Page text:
26.05.2018 Article by Ayelet Levi
Moroccan women in a marketplace (photo: Eva Manzl)
Moroccan women in a marketplace (photo: Eva Manzl)    

Islamic feminism: The case of Morocco

Morocco is the leading Arab country in integrating women in religious frameworks. Religious feminists in Morocco, like their Jewish counterparts in Israel, believe in advancing their status within the religious establishment

In early May, some 7,000 women sat the public notary test (ma’dhoun shara’i or adoul,) throughout Morocco. This was a historic first time in which women were permitted to apply for the public position in the kingdom, until recently reserved for men alone. Public notaries oversee a variety of transactions, including sale of property, commercial contracts, and matters relating to marriage, divorce and inheritance.  King Mohammed VI issued a royal decree opening the post up to women in early 2018 and charged the Minister of Justice with executing the decision – a testament to his enduring power over the country’s political system as well as his role as spiritual leader.

Other Arab countries took this step several years ago, among them Tunisia, Egypt and the UAE. Yet Morocco appears to be leading the Arab world in terms of integrating women into the religious establishment, as part of the king’s agenda to strengthen moderate Islam. Over a decade ago, Rabat saw the opening of L’Institut Mohammed VI Pour La Formation Des Imams, Morchidines et Morchidates – an institution for training both men and women as religious guides. The women are trained in the spirit of “Moroccan Islam”, which emphasizes a moderate interpretation of Muslim law (shari’a) and incorporates elements of the popular Sufi Islam prevalent in Morocco. They are then sent to work as spiritual guides in various districts of the kingdom and operate as part of the education system, due to the institution’s declared policy of fighting radical Islam.

In other words, this advancement in the status of Moroccan women is largely a top-down development led by the political and religious establishment and backed by legislation. As far back as 2004 – a year after the mass terror attacks in Casablanca – the king decided to change the ‘family code’ law (the Moudawana). For the first time, the law made both spouses the joint heads of the family, eliminated women’s dependence on their husbands’ will, raised the marriage age (from 15 to 18), restricted polygamy and gave women the right to custody of their children after divorce. This wave of change has continued steadily despite objections, primarily by Islamist elements such as the Justice and Development Party (PJD), Morocco’s ruling party in recent years.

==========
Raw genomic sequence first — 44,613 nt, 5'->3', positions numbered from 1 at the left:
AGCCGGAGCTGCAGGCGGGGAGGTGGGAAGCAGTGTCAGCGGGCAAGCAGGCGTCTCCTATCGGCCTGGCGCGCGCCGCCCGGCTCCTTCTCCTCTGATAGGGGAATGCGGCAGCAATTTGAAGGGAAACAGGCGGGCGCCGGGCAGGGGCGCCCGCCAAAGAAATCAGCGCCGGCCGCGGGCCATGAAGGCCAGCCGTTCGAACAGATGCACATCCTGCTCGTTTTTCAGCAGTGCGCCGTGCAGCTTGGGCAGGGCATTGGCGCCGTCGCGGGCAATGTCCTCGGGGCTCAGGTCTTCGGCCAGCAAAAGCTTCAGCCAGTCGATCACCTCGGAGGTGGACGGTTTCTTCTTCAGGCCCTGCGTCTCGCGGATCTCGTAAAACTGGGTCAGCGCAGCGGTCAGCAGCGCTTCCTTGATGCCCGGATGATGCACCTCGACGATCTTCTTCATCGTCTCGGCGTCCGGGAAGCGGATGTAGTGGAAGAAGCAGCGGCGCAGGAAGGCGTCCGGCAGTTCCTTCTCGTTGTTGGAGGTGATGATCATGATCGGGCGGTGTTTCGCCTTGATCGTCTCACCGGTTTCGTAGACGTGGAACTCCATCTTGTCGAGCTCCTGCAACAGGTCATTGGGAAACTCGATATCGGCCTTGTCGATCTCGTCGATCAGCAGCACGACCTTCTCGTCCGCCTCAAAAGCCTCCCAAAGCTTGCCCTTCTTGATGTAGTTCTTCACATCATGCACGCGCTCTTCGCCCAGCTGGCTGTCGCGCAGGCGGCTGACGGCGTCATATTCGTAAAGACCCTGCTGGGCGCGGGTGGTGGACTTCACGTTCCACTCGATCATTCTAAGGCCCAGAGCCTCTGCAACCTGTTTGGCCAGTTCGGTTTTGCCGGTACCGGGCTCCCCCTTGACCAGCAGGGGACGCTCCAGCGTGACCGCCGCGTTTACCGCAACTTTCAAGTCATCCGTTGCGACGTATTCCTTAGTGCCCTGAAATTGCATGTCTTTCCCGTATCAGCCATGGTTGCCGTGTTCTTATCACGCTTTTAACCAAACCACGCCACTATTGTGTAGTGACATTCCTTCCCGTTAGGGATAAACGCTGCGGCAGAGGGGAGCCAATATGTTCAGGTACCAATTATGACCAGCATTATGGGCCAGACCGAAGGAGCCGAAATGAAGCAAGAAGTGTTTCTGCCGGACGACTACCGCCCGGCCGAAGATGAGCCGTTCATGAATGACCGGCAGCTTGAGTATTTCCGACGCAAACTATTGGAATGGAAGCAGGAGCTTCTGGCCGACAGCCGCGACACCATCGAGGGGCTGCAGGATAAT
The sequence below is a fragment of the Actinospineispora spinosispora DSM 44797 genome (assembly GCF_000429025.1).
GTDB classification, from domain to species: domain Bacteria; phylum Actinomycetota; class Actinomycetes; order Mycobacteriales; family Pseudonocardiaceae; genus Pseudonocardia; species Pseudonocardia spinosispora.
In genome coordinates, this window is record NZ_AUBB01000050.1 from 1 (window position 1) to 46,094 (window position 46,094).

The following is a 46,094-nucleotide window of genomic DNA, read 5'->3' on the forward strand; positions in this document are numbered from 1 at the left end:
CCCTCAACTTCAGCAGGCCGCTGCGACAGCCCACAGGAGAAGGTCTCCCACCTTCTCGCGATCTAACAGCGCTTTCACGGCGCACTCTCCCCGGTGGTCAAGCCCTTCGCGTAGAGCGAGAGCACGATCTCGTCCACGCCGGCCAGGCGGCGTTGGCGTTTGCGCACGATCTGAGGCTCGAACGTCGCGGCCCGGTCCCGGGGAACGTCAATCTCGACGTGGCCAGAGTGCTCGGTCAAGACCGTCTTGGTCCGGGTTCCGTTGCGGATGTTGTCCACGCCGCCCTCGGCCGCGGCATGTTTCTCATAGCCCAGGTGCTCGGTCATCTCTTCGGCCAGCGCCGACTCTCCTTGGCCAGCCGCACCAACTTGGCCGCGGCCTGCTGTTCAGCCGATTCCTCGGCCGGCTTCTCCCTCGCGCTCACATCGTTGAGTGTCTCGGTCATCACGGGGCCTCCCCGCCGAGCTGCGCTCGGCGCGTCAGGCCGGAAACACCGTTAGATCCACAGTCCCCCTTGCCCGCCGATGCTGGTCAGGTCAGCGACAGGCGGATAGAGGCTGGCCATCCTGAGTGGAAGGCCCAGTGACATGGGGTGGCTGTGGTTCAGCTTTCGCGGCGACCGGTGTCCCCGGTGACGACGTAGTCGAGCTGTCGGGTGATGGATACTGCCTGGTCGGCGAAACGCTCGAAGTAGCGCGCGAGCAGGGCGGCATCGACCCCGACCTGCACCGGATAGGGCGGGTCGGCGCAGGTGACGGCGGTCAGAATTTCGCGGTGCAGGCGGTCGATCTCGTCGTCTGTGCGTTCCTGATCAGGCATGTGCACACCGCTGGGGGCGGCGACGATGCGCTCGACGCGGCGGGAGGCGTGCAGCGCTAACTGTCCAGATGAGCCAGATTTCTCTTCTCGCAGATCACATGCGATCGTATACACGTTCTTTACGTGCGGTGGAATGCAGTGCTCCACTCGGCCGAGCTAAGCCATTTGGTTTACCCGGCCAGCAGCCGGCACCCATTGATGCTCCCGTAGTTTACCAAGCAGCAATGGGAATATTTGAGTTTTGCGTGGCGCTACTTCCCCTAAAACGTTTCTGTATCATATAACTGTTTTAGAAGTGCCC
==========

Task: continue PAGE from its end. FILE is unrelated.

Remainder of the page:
The king  enjoys the support of country’s strong civil society groups and especially women’s organizations, most of which are headed by educated, urban, secular women. These women took part in the 2011 Arab Spring protests that led to amending the country’s constitution to enshrine gender equality in it for the first time. They are fighting not only for legal changes but also to change conservative attitudes, especially in rural areas where law enforcement is lax. Child marriage and domestic abuse, for example, are still fairly common in these parts of Morocco. Yet the big cities are not immune to offensive norms, such as sexual harassment or assault in the public domain – an issue that has particularly come to the fore over the last year.

A leading figure in Moroccan feminism is Asma Lamrabet, a physician and scholar who has authored several books on the status of women in Islam. But Lamrabet's approach, as a religious woman, is fundamentally different to that of her secular counterparts, who publicly oppose the principles of shari’a. For radical Islamists in Morocco, however, this makes little difference: under their pressure, she was forced to resign from her position as director of the Centre d'Etudes Feminines en Islam (Islamic Women's Studies Center) earlier this year. The pressure to leave was apparently the result of her call to end discrimination against women in Islamic inheritance law, while discussion of amending a similar law was under way in the neighboring Tunisia.

Islamic feminism and the diversity of feminist activism as we see in Morocco is rarely discussed in Israeli media or academic discourse. The status of women in the Arab and Muslim world is usually discussed in simplistic terms, focusing mostly on head covers as a way of measuring the extremism of a person or a society. However, religious feminism and the search for advancing the status of women within the framework of religious law is a well-known phenomenon in Israel, too. In fact, some argue that the women working for equality within Orthodox Judaism are spearheading a true revolution among the religious public in Israel. Religious study centers for women are popping up; women are participating in rituals until recently reserved only for men, such as feminist Orthodox minyans; religious women’s organizations such as Kolech are being founded; and there are even female rabbinical advocates in the courts. Much like in Morocco, these changes have usually met with opposition by the patriarchal establishment.

At the end of the day, in Israel, like in many Arab countries, these far-reaching changes are also bottom-up processes driven by the women themselves. Traditional and religious feminists in the region, while undoubtedly influenced by Western ideas, are largely not looking to tear down existing cultural and religious institutions and frameworks, but rather seeking avenues for change within them.

 

 

 
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